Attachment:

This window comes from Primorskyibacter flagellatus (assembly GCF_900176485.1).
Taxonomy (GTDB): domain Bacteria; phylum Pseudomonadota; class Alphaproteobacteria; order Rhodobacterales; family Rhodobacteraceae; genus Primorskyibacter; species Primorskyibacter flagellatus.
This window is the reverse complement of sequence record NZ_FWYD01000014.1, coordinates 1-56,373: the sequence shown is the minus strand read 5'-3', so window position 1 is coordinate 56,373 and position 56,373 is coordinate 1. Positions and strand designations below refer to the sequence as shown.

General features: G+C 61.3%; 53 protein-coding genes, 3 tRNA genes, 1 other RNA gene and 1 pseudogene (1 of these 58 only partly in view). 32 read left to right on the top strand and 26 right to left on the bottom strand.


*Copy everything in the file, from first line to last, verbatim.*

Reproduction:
This window comes from Primorskyibacter flagellatus (assembly GCF_900176485.1).
Taxonomy (GTDB): domain Bacteria; phylum Pseudomonadota; class Alphaproteobacteria; order Rhodobacterales; family Rhodobacteraceae; genus Primorskyibacter; species Primorskyibacter flagellatus.
This window is the reverse complement of sequence record NZ_FWYD01000014.1, coordinates 1-56,373: the sequence shown is the minus strand read 5'-3', so window position 1 is coordinate 56,373 and position 56,373 is coordinate 1. Positions and strand designations below refer to the sequence as shown.

General features: G+C 61.3%; 53 protein-coding genes, 3 tRNA genes, 1 other RNA gene and 1 pseudogene (1 of these 58 only partly in view). 32 read left to right on the top strand and 26 right to left on the bottom strand.